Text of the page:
03 April 2007

I thought we settled this a while back?

From the Washington Post, suspiciously dated 1st of April.

The winds of secession are blowing in the Green Mountain State.

Vermont was once an independent republic, and it can be one again. We think the time to make that happen is now. Over the past 50 years, the U.S. government has grown too big, too corrupt and too aggressive toward the world, toward its own citizens and toward local democratic institutions. It has abandoned the democratic vision of its founders and eroded Americans' fundamental freedoms.

That ship has sailed, like at Appomatox Courthouse.

Vermont did not join the Union to become part of an empire.
You are not in an empire. We are just about the definition of an anti-empire.

Some of us therefore seek permission to leave.

Individually, or as families or communal maple farms, you may all move to Canada, but you may not fracture this nation.

Today, however, Vermont no longer controls even its own National Guard, a domestic emergency force that is now employed in an imperial war 6,000 miles away. The 9/11 commission report says that "the American homeland is the planet." To defend this "homeland," the United States spends six times as much on its military as China, the next highest-spending nation, funding more than 730 military bases in more than 130 countries, abetted by more than 100 military space satellites and more than 100,000 seaborne battle-ready forces. This is the greatest military colossus ever forged.

It is very simplistic to think that after 9/11 we can turtle up and not be more involved in the world. I'm very proud to be serving in that greatest 'military colossus ever forged'. We only outspend China because they are wannabes and we are defacto guarantors of freedom for the world. They also happen to pay their recruits nearly nothing and don't pay the same wages as General Dynamics, Lockheed Martin, Boeing or Northrup Grumman. I imagine that many of the 730 military bases in all those countries are Marines guarding our embassies. But, do you need an embassy in a colony?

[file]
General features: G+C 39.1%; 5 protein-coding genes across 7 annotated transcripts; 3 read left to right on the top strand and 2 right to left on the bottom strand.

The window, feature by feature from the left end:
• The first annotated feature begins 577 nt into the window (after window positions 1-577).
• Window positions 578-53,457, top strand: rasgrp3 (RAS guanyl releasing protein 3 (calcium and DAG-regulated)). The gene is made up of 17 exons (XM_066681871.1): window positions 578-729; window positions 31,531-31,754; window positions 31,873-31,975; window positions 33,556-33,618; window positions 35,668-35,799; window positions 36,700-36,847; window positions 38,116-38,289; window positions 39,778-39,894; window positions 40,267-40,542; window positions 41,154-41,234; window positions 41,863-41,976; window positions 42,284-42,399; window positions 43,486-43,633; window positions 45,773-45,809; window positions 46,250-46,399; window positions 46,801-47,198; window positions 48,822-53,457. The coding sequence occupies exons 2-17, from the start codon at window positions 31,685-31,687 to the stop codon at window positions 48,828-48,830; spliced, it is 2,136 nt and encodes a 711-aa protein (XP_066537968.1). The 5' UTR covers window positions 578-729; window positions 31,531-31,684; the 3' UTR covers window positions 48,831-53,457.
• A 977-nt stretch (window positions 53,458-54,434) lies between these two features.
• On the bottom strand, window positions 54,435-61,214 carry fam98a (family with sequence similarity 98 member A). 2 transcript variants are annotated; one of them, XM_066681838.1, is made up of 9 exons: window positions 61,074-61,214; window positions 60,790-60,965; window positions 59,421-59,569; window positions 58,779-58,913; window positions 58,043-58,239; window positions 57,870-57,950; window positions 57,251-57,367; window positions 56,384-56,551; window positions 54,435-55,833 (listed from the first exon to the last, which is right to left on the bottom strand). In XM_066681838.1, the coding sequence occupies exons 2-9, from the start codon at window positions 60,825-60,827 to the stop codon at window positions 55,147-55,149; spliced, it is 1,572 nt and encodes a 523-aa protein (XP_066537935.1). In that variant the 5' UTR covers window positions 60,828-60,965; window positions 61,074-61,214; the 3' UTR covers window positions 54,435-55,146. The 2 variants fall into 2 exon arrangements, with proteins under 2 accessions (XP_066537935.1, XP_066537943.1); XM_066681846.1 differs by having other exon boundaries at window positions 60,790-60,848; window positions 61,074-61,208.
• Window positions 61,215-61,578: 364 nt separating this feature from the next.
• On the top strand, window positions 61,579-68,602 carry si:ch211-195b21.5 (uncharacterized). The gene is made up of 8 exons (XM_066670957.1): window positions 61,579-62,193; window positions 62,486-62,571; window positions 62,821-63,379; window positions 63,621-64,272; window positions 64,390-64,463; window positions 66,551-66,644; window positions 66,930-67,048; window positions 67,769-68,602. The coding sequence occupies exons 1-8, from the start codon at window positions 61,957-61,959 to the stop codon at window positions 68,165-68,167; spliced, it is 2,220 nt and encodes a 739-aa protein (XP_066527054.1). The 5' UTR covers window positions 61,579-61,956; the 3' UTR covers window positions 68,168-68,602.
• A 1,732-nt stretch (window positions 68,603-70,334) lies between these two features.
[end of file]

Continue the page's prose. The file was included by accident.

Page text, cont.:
Vermont seceded from the British Empire in 1777 and stood free for 14 years, until 1791. Its constitution -- which preceded the U.S. Constitution by more than a decade -- was the first to prohibit slavery in the New World and to guarantee universal manhood suffrage. Vermont issued its own currency, ran its own postal service, developed its own foreign relations, grew its own food, made its own roads and paid for its own militia. No other state, not even Texas, governed itself more thoroughly or longer before giving up its nationhood and joining the Union.

Impressive, but largely irrelevant to the situation post 1865.

Nor did Vermont sign on when imperial Washington demanded that the state raise its drinking age from 18 to 21 in 1985. The federal government thereupon resorted to its favored tactic, blackmail. Raise your drinking age, said Ronald Reagan, or we'll take away the money you need to keep the interstates paved. Vermont took its case for state control to the Supreme Court -- and lost.

Hey, if you don't want the strings attached, don't take the money. Or get your Representatives Senators to oppose it in Congress.

It's quite simple. The United States has destroyed the 10th Amendment, which says that "powers not delegated to the United States by the Constitution, nor prohibited by it to the States, are reserved to the States respectively, or to the people."

I agree, the abuse of the 10th Amendment is one of the unspoken problems I have with our Republic. The Supreme Court has not ruled against enough Federal legislation on these grounds. We are not a democracy, although we have democratic priciples. The USA is a Federal Republic. I'm not even sure I agree with many states' (California) referendum processes. Another problem with the democratic tinkering with the constitution is the 17th Amendment.

The present movement for secession has been gathering steam for a decade and a half. In preparation for Vermont's bicentennial in 1991, public debates -- moderated by then-Lt. Gov. Howard Dean -- were held in seven towns before crowds that averaged 230 citizens. At the end of each, Dean asked all those in favor of Vermont's seceding from the Union to stand and be counted. In town after town, solid majorities stood. The final count: 999 (62 percent) for secession and 608 opposed.

When Howard Dean is leading your effort...

No comments: